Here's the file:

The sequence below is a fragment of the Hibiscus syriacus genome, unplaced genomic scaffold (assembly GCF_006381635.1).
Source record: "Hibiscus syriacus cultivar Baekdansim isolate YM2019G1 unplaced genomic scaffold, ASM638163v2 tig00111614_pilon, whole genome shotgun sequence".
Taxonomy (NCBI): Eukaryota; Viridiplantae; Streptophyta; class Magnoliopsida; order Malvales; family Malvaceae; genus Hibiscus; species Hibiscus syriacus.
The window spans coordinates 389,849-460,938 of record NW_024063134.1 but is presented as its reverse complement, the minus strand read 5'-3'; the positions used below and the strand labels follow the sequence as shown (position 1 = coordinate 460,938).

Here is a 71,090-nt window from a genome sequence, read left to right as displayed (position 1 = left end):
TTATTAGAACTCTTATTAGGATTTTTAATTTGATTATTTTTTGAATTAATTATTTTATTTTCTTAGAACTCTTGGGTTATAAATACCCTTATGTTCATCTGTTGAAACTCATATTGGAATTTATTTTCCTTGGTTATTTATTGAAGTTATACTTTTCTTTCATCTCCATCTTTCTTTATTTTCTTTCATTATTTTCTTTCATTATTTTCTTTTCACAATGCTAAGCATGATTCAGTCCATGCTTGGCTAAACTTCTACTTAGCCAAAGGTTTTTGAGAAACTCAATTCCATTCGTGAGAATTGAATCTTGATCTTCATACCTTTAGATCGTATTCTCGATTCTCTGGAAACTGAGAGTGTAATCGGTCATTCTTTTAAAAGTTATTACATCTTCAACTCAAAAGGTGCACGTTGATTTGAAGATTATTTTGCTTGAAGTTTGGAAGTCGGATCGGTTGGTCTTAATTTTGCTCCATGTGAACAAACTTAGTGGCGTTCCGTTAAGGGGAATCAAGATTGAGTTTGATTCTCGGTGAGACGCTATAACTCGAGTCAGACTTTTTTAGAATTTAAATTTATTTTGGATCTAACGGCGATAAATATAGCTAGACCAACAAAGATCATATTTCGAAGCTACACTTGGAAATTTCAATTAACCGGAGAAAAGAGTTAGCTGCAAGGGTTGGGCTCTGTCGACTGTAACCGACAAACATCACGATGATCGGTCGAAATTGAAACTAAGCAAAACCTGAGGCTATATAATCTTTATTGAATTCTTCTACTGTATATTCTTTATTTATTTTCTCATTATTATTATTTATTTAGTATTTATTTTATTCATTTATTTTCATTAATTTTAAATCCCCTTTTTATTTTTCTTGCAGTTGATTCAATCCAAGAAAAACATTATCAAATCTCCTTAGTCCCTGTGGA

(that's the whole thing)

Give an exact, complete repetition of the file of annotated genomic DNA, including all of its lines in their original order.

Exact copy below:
The sequence below is a fragment of the Hibiscus syriacus genome, unplaced genomic scaffold (assembly GCF_006381635.1).
Source record: "Hibiscus syriacus cultivar Baekdansim isolate YM2019G1 unplaced genomic scaffold, ASM638163v2 tig00111614_pilon, whole genome shotgun sequence".
Taxonomy (NCBI): Eukaryota; Viridiplantae; Streptophyta; class Magnoliopsida; order Malvales; family Malvaceae; genus Hibiscus; species Hibiscus syriacus.
The window spans coordinates 389,849-460,938 of record NW_024063134.1 but is presented as its reverse complement, the minus strand read 5'-3'; the positions used below and the strand labels follow the sequence as shown (position 1 = coordinate 460,938).

Here is a 71,090-nt window from a genome sequence, read left to right as displayed (position 1 = left end):
TTATTAGAACTCTTATTAGGATTTTTAATTTGATTATTTTTTGAATTAATTATTTTATTTTCTTAGAACTCTTGGGTTATAAATACCCTTATGTTCATCTGTTGAAACTCATATTGGAATTTATTTTCCTTGGTTATTTATTGAAGTTATACTTTTCTTTCATCTCCATCTTTCTTTATTTTCTTTCATTATTTTCTTTCATTATTTTCTTTTCACAATGCTAAGCATGATTCAGTCCATGCTTGGCTAAACTTCTACTTAGCCAAAGGTTTTTGAGAAACTCAATTCCATTCGTGAGAATTGAATCTTGATCTTCATACCTTTAGATCGTATTCTCGATTCTCTGGAAACTGAGAGTGTAATCGGTCATTCTTTTAAAAGTTATTACATCTTCAACTCAAAAGGTGCACGTTGATTTGAAGATTATTTTGCTTGAAGTTTGGAAGTCGGATCGGTTGGTCTTAATTTTGCTCCATGTGAACAAACTTAGTGGCGTTCCGTTAAGGGGAATCAAGATTGAGTTTGATTCTCGGTGAGACGCTATAACTCGAGTCAGACTTTTTTAGAATTTAAATTTATTTTGGATCTAACGGCGATAAATATAGCTAGACCAACAAAGATCATATTTCGAAGCTACACTTGGAAATTTCAATTAACCGGAGAAAAGAGTTAGCTGCAAGGGTTGGGCTCTGTCGACTGTAACCGACAAACATCACGATGATCGGTCGAAATTGAAACTAAGCAAAACCTGAGGCTATATAATCTTTATTGAATTCTTCTACTGTATATTCTTTATTTATTTTCTCATTATTATTATTTATTTAGTATTTATTTTATTCATTTATTTTCATTAATTTTAAATCCCCTTTTTATTTTTCTTGCAGTTGATTCAATCCAAGAAAAACATTATCAAATCTCCTTAGTCCCTGTGGA